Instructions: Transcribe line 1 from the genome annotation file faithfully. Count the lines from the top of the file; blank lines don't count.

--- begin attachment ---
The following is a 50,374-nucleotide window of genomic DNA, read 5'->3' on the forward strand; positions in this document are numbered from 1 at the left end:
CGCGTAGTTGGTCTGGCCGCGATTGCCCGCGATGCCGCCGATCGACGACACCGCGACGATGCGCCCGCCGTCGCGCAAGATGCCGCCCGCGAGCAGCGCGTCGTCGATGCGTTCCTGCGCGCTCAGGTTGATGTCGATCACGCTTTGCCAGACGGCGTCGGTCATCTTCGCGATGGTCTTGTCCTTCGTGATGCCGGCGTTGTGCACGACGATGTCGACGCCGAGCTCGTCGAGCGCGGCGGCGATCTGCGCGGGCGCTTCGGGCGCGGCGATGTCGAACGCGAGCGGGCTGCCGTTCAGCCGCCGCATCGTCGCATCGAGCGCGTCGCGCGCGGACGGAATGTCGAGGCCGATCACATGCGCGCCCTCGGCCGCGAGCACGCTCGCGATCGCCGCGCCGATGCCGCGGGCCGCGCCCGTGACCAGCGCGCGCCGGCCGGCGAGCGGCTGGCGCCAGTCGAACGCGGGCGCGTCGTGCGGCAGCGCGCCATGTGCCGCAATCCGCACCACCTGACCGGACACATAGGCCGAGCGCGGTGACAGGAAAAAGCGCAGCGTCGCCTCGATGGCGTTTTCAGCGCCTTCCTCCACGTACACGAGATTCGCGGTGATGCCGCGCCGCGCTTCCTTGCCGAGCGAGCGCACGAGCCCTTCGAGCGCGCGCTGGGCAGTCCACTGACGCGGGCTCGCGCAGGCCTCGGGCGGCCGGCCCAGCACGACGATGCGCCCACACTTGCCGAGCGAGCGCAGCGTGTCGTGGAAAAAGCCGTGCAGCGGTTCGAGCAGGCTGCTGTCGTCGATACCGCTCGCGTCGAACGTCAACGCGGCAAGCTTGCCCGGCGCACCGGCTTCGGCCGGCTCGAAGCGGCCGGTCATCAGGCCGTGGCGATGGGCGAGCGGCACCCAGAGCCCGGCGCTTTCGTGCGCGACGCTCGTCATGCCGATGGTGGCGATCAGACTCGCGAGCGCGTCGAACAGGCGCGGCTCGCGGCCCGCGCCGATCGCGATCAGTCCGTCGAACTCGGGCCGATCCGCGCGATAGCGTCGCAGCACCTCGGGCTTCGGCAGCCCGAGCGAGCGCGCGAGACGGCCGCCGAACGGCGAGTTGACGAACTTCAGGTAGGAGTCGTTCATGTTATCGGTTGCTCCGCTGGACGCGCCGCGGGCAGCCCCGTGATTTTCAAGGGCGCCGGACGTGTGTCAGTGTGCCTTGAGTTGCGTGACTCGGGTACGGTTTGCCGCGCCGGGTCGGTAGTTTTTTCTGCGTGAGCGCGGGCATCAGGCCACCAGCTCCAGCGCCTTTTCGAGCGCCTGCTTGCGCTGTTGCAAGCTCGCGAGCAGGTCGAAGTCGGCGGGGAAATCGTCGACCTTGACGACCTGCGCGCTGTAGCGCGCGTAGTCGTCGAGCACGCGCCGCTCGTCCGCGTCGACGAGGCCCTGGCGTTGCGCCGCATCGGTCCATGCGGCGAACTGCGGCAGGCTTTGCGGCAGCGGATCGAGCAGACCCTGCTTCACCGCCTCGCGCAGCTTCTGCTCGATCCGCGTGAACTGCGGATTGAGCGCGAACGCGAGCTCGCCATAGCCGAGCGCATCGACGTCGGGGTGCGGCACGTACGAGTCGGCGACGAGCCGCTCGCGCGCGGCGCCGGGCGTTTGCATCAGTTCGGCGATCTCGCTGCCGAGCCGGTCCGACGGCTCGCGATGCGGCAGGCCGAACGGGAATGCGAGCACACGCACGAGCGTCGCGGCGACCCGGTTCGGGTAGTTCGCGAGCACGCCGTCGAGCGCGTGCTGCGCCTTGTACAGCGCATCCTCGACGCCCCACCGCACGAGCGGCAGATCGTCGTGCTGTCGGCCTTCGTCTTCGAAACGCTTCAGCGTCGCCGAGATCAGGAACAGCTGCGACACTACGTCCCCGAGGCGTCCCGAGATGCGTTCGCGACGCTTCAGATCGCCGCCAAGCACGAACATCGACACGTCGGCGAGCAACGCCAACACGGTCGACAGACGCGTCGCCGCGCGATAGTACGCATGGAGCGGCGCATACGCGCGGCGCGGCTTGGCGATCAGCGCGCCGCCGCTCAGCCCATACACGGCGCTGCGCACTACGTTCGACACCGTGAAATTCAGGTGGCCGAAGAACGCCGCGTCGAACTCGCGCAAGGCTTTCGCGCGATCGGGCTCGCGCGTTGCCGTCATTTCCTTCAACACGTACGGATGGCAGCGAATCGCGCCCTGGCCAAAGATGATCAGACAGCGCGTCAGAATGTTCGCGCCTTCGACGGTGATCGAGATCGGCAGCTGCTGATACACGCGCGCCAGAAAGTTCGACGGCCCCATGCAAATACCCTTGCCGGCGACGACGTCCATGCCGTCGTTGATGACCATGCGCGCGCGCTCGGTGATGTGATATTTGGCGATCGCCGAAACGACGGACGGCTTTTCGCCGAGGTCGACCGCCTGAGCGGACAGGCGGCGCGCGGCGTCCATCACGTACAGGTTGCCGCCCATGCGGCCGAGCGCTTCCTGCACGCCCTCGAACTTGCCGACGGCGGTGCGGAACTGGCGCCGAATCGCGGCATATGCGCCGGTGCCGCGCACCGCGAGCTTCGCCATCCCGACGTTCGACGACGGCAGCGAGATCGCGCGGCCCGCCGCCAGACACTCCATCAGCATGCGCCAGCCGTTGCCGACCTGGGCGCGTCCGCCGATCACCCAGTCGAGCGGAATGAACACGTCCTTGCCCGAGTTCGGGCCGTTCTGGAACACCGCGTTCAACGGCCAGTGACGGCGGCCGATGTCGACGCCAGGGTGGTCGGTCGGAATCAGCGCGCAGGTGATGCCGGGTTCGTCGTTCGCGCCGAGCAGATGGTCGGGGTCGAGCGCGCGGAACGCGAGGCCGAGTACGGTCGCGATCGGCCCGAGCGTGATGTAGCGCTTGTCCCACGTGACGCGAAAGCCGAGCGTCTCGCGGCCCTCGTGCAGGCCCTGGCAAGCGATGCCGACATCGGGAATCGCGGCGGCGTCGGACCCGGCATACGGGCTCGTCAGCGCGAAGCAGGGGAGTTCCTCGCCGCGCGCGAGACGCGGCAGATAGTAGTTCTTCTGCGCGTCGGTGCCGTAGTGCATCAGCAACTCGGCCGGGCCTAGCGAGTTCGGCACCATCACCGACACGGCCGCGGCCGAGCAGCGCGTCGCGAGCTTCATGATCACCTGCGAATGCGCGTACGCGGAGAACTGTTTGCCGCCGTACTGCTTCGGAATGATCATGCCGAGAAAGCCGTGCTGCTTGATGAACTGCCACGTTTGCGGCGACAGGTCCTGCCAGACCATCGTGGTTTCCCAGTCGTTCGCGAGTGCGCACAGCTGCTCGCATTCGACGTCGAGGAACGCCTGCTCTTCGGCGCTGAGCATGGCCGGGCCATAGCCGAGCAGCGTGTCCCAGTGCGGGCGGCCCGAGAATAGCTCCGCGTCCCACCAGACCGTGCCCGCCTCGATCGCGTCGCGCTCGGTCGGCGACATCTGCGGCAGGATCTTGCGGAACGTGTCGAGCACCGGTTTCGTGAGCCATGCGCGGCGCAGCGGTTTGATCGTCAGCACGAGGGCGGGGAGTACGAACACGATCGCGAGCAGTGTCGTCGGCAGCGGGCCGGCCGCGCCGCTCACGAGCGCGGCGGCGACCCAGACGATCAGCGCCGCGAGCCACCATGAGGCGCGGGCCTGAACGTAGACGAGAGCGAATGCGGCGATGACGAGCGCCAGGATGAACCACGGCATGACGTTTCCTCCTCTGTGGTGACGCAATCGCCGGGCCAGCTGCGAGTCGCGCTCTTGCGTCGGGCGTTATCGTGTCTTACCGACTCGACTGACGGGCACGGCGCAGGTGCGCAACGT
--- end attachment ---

The following is a 50,374-nucleotide window of genomic DNA, read 5'->3' on the forward strand; positions in this document are numbered from 1 at the left end: